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Remote sensing for resources development and environmental management
Damen, M. C. J.

Symposium on Remote Sensing for Resources Development and Environmental Management / Enschede / August 1986
LANDSAT TM band combinations for crop discrimination
Sherry Chou Chen, Getulio Teixeira Batista & Antonio Tebaldi Tardin
Departamento de Sensoriamento Remoto, Instituto de Pesquisas Espaciáis (INPE), Sao José dos Campos, SP, Brasil
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ABSTRACT: LANDSAT Thematic mapper provides not only more spectral bands but also improved spatial resolutions
in the visible and infrared wavelenghts as compared to the MSS data. However, problems are encountered by
analysts in working with the increased number of wavelength bands. In order to learn how to analyze TM data
for agriculture studies, LANDSAT data of a 15x15m area in Parana State, Brazil, were acquired on Jan. 19,
1985. The predominant crops in the study area were soybeans, com and sugarcane. To choose the best
combination of three TM bands, which represents most information of the agricultural scene the entropy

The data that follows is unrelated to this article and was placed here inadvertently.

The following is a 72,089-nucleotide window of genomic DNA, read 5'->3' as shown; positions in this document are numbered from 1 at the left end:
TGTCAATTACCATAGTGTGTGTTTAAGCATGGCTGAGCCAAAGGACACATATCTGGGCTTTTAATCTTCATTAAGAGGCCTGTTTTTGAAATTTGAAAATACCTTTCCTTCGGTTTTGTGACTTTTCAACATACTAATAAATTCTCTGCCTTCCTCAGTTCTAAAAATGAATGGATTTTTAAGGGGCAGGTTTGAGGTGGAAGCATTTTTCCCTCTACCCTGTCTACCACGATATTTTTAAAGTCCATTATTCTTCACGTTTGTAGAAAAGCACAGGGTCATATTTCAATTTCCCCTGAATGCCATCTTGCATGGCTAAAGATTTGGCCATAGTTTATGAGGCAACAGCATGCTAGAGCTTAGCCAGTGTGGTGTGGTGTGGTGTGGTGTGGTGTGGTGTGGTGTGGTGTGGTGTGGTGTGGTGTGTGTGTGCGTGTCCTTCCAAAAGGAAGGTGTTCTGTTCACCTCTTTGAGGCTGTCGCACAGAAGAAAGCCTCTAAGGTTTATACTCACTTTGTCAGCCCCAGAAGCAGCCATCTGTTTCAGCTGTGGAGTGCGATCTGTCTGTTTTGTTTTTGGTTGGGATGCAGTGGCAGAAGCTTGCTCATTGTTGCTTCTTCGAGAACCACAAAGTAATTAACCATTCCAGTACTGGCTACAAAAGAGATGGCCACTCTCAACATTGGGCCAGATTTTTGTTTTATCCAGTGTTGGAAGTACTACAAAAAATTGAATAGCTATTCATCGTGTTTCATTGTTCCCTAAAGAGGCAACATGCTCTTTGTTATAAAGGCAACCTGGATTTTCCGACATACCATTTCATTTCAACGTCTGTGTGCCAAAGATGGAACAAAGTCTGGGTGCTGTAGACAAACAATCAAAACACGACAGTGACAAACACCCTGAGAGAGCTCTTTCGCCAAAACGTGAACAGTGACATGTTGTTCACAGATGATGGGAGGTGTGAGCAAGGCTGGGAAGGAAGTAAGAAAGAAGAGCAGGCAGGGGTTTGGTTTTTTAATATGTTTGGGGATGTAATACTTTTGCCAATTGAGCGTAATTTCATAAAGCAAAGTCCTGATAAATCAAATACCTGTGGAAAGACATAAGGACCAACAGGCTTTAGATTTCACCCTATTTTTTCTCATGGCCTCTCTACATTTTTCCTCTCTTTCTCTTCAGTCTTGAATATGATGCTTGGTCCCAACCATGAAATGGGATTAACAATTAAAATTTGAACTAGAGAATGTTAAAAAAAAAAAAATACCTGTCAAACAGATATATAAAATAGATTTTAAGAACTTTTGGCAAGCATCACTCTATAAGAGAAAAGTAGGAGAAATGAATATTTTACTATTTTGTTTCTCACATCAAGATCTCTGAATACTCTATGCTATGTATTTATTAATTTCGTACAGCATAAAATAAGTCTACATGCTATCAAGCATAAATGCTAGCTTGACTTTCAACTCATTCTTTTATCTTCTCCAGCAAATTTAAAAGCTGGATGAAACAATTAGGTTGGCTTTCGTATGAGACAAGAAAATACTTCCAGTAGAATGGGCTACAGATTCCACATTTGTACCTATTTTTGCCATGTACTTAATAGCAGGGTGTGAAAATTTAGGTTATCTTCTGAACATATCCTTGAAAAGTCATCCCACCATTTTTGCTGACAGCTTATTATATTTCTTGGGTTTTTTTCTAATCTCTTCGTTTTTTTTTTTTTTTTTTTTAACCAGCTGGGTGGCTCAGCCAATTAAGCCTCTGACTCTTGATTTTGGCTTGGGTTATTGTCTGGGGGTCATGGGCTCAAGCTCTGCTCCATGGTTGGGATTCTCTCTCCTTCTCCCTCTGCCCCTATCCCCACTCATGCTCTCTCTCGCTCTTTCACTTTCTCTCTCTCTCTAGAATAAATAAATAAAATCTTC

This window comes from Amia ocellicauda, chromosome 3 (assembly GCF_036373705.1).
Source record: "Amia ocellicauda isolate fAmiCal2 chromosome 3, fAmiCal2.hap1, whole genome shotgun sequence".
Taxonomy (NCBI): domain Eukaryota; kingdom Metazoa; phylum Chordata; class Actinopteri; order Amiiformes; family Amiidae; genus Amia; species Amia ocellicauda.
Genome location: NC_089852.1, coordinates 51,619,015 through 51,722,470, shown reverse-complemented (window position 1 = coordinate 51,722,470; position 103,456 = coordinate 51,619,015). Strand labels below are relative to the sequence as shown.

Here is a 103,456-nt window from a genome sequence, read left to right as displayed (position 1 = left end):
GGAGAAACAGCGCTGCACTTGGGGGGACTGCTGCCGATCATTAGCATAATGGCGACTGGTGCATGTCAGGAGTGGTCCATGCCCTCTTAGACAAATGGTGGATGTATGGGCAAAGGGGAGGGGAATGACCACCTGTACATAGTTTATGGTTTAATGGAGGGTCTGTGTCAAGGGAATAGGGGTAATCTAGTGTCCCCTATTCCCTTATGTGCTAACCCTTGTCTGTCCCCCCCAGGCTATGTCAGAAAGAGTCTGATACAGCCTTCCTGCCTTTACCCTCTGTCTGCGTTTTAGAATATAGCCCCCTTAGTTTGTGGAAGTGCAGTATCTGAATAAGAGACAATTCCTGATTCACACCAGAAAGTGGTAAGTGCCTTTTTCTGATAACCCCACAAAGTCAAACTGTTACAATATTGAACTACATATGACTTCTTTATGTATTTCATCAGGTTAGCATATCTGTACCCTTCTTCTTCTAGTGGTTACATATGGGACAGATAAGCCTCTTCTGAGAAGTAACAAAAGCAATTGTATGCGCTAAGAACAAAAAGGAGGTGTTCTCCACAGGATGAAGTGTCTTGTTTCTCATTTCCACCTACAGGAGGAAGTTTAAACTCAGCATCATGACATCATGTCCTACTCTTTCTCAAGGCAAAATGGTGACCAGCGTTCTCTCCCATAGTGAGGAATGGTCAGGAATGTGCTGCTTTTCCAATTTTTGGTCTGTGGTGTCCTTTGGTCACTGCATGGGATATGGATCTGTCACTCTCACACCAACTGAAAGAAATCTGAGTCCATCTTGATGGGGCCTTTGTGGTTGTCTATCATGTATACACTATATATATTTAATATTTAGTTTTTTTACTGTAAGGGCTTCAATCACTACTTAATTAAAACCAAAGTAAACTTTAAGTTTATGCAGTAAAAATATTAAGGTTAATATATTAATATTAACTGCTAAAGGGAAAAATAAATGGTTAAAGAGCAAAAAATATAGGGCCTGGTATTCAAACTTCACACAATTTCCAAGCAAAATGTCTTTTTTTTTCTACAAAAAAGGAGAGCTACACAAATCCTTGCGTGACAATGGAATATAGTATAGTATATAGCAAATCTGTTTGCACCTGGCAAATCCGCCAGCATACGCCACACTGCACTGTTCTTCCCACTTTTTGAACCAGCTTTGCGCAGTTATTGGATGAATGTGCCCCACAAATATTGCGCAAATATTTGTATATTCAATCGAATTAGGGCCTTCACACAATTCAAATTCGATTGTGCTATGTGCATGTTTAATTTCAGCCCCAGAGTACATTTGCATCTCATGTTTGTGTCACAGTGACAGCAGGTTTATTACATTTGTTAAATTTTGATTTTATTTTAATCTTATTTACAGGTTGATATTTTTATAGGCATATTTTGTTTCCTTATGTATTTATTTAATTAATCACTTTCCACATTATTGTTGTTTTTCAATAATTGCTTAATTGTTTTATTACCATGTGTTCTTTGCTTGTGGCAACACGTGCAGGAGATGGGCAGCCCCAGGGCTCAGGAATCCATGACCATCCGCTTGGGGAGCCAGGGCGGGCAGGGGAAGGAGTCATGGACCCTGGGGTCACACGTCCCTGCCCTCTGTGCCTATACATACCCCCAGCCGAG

criterion was used. Once the triplet bands were chosen, the color of green, red and blue were associated to
them according to the magnitudes of their variances to form the color composite. Interpretability of these color
images were evaluated visually. For digital analyses the criterion of Jeffreys-Matusita distance was applied
to verify the best band combination if 2,3,4 or 5 TM bands were used. A classification algorithm based on
the maximum likelihood decision rule was then employed to classify the study area using the designated TM
bands. Classification performances were compared pixel-by-pixel on alphanumeric printouts, the computer
time consumed, the classification matrice and the upper bounds of the probability of error. After these
analyses, the TM bands which should be used for an effective digital analysis of this agricultural scene
were decided.
RÉSUMÉ: Le LANDSAT TM fournit davantage de bandes spectrales et une plus grande résolution spatiale que
le MSS. Cependant, il existe des problèmes qui apparaissent lors de l'utilisation des sept bandes spectrales.
Pour tester les données TM dans les applications agricoles, on a utilisé des données TM LANDSAT dans un
carré de 15x15km dans l'État du Paraná (Brésil) durant le passage du LANDSAT, le 19 janvier 1985. Les
principales cultures de la région étudiées étaient: soja maïs et canne a sucre. Pour choisir la meilleure
combinaison des trois bandes TM qui comportent le plus d'informations intéressantes, on a utilisé le critère
de l'entropie. Après le choix des trois bandes, les couleurs verte, rouge et bleue ont été associées à ces
bandes selon les grandeurs de leur variance pour former une composition colorée. Lès résultats de L ' interpreta tin
visualle des images produites ont été compares. Pour vérifier les meilleurs combinaisons de
bandes pour la classification par ordinateur, on a utilisé le critère de la distance de Jeffreys-Matusita.